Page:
Sunday, November 27, 2022

COP27 agrees to a global fund but no agreement has been reached to reduce fossil fuel use

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But despite the success of the financial deal, the climate summit ended without agreement to continue tackling fossil fuel burning, believed to be the main cause of global warming, with the UK official warning that the 1.5 degree target is “life-sustaining”. .

The historic accord, agreed in Sharm el-Sheikh in the early hours of Sunday morning after what appeared to be tense negotiations, established a loss and damage fund for developing countries hit by disasters caused by climate change.

Delegates are celebrating the new global fund – but there is also disappointment and anger that no deal has been reached to reduce fossil fuel use, reports Latest Page News Science Editor Deborah Cohen

The move was welcomed by developing countries, which have long been demanding reparations.

Poorer countries are often victims of extreme weather conditions such as floods, droughts, heat waves, famines and storms, which are exacerbated by the climate crisis, although they have contributed little to global emissions.

But in his closing speech at the conference, UK representative Alok Sharma said that while the progress on casualties and damage was “historic” he warned that this was not a moment for “full-blown celebration”.

Rishi Sunak admitted that “more needs to be done” after COP27 to tackle climate change.
In a statement released by Downing Street, the Prime Minister said: “I welcome the progress made on Cop27 but there must be no time for complacency.
“Keeping the 1.5 degree commitment alive is vital to the future of our planet.”

Shadow climate change secretary Ed Miliband accused countries of “kicking the can on the street” to tackle global warming.

Lord Deben, Chair of the Climate Change Committee, said he didn’t think limiting global warming to 1.5C was a “lost cause” but the world needed urgency.

The loss-and-damage deal, the result of a long struggle by climate-vulnerable countries, was hailed by leaders of the hardest-hit countries.

Pakistani Environment Minister Sherry Rehman, speaking for a coalition of the world’s poorest nations, told other delegates the accord “answers the voices of the vulnerable, injured and lost around the world by establishing a fund for the lost and injured”. .

“The agreements reached at COP27 are a win for our entire world. We have shown those who have felt neglected that we hear you, we see you and give you the respect and care you deserve,” she said.

“It wasn’t that easy,” says UN climate chief Simon Stiell from Grenada. “We worked around the clock. But this result moves us forward.”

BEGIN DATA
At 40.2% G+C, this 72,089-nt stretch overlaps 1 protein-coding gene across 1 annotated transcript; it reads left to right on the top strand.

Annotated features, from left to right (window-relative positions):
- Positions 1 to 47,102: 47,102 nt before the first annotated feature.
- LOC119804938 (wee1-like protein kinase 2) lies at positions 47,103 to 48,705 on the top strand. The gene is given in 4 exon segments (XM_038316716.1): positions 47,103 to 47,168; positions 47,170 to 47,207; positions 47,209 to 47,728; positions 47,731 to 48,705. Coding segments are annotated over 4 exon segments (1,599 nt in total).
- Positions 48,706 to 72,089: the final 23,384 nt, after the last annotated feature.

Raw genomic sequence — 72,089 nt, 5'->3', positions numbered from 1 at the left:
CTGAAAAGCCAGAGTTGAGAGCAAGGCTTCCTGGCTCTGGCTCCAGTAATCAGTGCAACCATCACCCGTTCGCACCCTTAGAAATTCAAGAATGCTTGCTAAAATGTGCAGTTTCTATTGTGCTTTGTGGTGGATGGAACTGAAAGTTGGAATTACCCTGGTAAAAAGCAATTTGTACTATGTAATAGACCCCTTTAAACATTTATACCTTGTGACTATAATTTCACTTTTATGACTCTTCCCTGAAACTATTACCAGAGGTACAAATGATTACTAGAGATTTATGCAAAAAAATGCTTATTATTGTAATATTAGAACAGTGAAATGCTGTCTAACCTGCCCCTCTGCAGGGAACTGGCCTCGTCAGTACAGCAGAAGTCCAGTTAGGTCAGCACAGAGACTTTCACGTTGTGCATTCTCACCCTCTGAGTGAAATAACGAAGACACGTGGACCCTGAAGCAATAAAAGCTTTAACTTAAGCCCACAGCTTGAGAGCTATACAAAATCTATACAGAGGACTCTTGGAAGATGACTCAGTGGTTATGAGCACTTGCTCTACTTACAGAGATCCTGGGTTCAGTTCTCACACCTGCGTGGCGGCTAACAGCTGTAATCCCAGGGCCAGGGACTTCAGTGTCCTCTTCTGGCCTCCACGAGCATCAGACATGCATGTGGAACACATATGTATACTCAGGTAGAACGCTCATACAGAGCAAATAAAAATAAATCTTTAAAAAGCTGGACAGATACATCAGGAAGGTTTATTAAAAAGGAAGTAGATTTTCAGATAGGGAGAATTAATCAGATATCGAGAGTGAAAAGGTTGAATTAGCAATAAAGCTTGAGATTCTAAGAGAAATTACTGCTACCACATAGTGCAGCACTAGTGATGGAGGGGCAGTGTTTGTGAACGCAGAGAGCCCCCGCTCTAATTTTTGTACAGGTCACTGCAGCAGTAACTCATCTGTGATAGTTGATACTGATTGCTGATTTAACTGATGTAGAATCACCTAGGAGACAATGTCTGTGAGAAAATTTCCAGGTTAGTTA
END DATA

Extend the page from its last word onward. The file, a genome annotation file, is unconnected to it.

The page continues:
But despite the celebrations marking the closing of the last-minute loss-and-damage deal, it only goes so far.

Many pointed to the failure to address emissions.

To minimize climate damage, scientists say we must limit global warming to 1.5C, the deal does little to ensure that.

The deal also doesn’t address last year’s call to phase out the world’s use of “undiminished coal,” despite pushes from India and other countries to include oil and natural gas in Glasgow language.

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In his speech, delivered after what appeared to be a tense last-minute effort to reach a consensus, Mr Sharma highlighted the loopholes in the agreement, saying: “Friends, I said in Glasgow that the pulse of 1.5 degree is weak.
“Unfortunately, it remains on life support.
“And we all need to look in the mirror and consider whether we’ve fully embraced that challenge over the past two weeks.”

Mr Miliband welcomed the agreement to help climate-vulnerable countries but said it was not enough.

“But again we are hearing the unmistakable sound of the can being kicked onto the street to take the necessary action to limit global warming to 1.5 degrees – and is therefore now in grave danger.

“Too many countries have clearly been resistant to what is required, including fossil fuels.”

The Labor MP said: “Cop27 has taken an important step forward in recognizing the consequences of the climate crisis for the world’s most vulnerable countries.

“But again we are hearing the unmistakable sound of the can being kicked onto the street to take the necessary action to limit global warming to 1.5 degrees – and is therefore now in grave danger.

“Too many countries have clearly been resistant to what is required, including fossil fuels.”

Mr. Miliband also criticized Mr. Sunak’s leadership.

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